Huberman Archeology in Jerusalem

  • Issue: June 1990
  • Designer: E. Weishoff
  • Stamp size: 34.6 x 25.7 mm
  • Plate no.: 97
  • Sheet of 50 stamps Tabs: 5
  • Printers: E. Lewin-Epstein Ltd.
  • Method of printing: Offset

Jerusalem has been extolled and glorified since time immemorial. More than any other city in the world, it has been crowned with honour and wreathed in praises. Jerusalem has been called "The City of God", "The Eternal City", "City of the Prophets", "City of Soul and Spirit", "City of Beauty", and a great many other laudatory appellations.

Dedicated archaeologists, probing the secrets of Jerusalem's chequered past, have unearthed artifacts from a plethora of human cultures dating back through all the ages of Mankind. Since the city's very beginnings, the fine stonework of Jerusalem - its ancient reliefs and capitals -has borne silent witness to the skill and pride of its artists and masons.

Mamluk relief. 14th century

In the 14th - 15th century CE., during the reign of the Mamluks in the Holy Land, scores of religious structures were built in Jerusalem. They included tombs, religious academies, residences for dervishes, and bath-houses and hostels for pilgrims. The buildings were designed and built in the best traditions of Egyptian Mamluk architecture. Some of them were built by the State but many were built by Mamluk emirs, who chose to be buried in Jerusalem and erected structures for this purpose. Students of the academies would read sections of the Koran for the souls of the departed.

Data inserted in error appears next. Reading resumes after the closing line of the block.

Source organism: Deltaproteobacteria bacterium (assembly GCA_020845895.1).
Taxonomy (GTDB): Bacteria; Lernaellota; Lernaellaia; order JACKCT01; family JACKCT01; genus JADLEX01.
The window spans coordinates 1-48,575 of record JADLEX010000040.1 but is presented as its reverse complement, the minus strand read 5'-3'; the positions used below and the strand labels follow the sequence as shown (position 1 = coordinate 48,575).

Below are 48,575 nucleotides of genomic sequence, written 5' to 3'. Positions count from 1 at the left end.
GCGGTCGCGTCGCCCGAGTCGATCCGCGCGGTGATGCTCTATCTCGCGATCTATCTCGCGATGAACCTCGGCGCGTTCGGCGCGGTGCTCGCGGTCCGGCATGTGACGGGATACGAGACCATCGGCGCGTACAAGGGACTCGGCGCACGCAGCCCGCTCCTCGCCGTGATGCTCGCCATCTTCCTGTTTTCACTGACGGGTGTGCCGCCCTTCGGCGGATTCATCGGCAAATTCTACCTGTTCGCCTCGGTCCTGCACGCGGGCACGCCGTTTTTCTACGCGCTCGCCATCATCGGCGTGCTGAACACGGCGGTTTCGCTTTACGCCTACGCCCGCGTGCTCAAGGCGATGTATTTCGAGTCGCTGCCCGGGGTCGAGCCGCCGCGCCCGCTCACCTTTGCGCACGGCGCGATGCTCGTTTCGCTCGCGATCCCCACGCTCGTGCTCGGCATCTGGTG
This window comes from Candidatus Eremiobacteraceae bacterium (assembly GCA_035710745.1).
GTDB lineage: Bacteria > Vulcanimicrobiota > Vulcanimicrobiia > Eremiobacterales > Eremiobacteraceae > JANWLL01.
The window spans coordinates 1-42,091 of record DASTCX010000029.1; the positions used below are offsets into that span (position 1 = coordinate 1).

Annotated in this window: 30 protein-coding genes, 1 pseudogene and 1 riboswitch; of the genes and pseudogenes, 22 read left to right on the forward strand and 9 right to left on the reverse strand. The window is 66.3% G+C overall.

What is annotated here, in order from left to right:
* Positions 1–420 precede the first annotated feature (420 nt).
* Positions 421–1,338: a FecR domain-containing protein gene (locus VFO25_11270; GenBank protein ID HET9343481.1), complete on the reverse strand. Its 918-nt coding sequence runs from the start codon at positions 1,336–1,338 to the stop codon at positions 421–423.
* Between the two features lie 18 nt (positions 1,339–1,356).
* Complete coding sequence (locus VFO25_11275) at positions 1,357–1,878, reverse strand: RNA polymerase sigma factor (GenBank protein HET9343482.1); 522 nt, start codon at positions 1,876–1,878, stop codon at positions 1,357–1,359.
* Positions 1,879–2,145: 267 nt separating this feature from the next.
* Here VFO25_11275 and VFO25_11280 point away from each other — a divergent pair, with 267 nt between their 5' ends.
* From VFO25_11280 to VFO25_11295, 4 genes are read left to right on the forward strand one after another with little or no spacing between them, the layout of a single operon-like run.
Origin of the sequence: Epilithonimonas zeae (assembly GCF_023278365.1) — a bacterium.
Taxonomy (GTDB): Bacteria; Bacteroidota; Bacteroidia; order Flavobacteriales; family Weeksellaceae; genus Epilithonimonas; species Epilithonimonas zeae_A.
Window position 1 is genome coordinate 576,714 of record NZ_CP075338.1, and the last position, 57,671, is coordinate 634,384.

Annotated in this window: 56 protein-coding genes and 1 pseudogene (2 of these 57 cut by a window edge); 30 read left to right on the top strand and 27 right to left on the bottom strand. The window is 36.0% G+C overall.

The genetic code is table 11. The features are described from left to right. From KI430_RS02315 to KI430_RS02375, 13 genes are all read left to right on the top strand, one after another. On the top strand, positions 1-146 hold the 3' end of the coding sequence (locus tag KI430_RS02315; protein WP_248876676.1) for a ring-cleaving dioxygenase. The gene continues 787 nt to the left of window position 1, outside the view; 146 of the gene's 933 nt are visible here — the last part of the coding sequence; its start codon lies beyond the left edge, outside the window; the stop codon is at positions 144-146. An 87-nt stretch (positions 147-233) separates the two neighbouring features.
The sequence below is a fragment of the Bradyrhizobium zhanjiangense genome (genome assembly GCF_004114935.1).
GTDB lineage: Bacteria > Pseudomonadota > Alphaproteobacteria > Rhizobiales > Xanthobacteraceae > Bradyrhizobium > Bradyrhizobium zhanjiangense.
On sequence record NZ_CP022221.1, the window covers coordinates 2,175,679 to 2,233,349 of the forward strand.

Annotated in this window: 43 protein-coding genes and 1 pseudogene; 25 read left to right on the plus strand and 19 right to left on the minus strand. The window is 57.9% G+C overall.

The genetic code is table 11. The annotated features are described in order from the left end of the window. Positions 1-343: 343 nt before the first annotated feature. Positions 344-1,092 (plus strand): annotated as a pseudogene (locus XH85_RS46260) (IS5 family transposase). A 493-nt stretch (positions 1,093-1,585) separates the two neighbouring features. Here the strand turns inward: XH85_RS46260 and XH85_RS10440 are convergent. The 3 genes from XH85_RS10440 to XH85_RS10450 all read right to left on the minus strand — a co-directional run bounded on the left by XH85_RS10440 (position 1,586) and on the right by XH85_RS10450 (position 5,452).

Between the lintels, dedicatory inscriptions were engraved in stone, commemorating the builders and their memory. Occasionally, the personal insignia of the emir who built the structure is carved at the centre of the inscription. The insignia decorating the goblet, which appears on the present stamp, belongs to Emir Sayif Ad-Din At-Taz, who was a member of the Egyptian Mamluk aristocracy. In his early years Taz served as Cup-Bearer at the Sultan's Court. The academy which he built, whose facade contains the lintel with his personal insignia, is to be found in Rehov Shalshelet (Chain Street), about 150 yards west of the Chain Gate on the Temple Mount. The structure is known by the name of Almedrasa At-Tazia.

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Archeology in Jerusalem (VI)